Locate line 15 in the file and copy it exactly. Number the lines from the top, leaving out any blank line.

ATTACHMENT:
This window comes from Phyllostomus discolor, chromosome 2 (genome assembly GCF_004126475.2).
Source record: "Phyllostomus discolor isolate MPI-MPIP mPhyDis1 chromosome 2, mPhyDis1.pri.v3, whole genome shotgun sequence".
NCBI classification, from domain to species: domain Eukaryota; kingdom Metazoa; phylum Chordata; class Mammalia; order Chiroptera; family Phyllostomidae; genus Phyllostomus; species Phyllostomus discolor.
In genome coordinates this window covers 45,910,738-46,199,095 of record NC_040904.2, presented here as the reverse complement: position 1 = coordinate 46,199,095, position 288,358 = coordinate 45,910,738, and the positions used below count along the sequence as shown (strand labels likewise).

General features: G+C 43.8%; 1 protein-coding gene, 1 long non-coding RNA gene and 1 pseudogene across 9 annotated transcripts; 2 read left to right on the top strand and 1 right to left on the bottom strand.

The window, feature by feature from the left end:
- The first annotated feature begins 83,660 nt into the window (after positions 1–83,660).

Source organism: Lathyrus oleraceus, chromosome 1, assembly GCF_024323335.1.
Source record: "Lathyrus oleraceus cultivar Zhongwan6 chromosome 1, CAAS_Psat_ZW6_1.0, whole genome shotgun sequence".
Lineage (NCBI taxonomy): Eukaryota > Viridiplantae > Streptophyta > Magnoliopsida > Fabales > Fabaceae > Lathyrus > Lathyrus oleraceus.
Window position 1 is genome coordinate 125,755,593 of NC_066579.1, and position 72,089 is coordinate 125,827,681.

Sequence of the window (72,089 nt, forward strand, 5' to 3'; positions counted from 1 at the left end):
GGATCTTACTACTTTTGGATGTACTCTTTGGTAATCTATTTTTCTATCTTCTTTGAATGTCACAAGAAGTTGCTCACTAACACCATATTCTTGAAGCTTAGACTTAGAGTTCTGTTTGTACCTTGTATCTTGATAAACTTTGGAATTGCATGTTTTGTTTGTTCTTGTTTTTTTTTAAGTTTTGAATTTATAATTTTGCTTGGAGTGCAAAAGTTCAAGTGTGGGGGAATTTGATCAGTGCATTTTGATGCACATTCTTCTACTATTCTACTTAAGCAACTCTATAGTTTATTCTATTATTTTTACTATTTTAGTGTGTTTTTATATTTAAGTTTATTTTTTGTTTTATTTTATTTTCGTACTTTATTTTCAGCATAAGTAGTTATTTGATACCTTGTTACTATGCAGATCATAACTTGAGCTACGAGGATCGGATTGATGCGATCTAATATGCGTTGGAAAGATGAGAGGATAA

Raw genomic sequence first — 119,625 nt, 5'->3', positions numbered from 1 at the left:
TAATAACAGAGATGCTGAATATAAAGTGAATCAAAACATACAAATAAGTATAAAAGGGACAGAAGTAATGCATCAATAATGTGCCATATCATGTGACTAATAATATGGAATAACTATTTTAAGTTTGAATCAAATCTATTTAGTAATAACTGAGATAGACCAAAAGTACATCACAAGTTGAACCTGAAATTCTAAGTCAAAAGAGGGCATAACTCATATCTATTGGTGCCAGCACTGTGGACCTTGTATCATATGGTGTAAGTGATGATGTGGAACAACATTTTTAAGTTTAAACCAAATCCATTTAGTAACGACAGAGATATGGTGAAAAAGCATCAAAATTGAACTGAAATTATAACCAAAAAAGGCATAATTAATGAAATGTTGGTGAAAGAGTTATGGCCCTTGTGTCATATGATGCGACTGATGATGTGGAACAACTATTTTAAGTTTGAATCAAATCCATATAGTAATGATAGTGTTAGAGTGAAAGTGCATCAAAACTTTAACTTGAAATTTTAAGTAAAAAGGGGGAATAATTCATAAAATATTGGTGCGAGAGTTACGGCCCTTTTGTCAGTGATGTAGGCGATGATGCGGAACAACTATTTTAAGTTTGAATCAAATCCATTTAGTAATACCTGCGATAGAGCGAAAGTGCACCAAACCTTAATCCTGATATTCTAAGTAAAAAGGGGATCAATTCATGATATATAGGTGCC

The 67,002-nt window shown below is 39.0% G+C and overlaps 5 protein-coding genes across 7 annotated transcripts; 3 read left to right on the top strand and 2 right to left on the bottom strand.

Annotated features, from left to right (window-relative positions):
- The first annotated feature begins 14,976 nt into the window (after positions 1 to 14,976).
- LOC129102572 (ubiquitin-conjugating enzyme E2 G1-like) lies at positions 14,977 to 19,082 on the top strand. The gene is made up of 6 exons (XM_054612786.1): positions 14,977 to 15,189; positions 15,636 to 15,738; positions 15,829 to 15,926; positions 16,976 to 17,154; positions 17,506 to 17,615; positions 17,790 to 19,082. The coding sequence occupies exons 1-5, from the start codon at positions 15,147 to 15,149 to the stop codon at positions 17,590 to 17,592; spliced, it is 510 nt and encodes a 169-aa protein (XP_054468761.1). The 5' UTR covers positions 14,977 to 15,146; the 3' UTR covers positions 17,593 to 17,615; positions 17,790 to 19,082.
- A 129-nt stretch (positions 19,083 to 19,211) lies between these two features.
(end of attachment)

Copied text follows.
TAATAACAGAGATGCTGAATATAAAGTGAATCAAAACATACAAATAAGTATAAAAGGGACAGAAGTAATGCATCAATAATGTGCCATATCATGTGACTAATAATATGGAATAACTATTTTAAGTTTGAATCAAATCTATTTAGTAATAACTGAGATAGACCAAAAGTACATCACAAGTTGAACCTGAAATTCTAAGTCAAAAGAGGGCATAACTCATATCTATTGGTGCCAGCACTGTGGACCTTGTATCATATGGTGTAAGTGATGATGTGGAACAACATTTTTAAGTTTAAACCAAATCCATTTAGTAACGACAGAGATATGGTGAAAAAGCATCAAAATTGAACTGAAATTATAACCAAAAAAGGCATAATTAATGAAATGTTGGTGAAAGAGTTATGGCCCTTGTGTCATATGATGCGACTGATGATGTGGAACAACTATTTTAAGTTTGAATCAAATCCATATAGTAATGATAGTGTTAGAGTGAAAGTGCATCAAAACTTTAACTTGAAATTTTAAGTAAAAAGGGGGAATAATTCATAAAATATTGGTGCGAGAGTTACGGCCCTTTTGTCAGTGATGTAGGCGATGATGCGGAACAACTATTTTAAGTTTGAATCAAATCCATTTAGTAATACCTGCGATAGAGCGAAAGTGCACCAAACCTTAATCCTGATATTCTAAGTAAAAAGGGGATCAATTCATGATATATAGGTGCC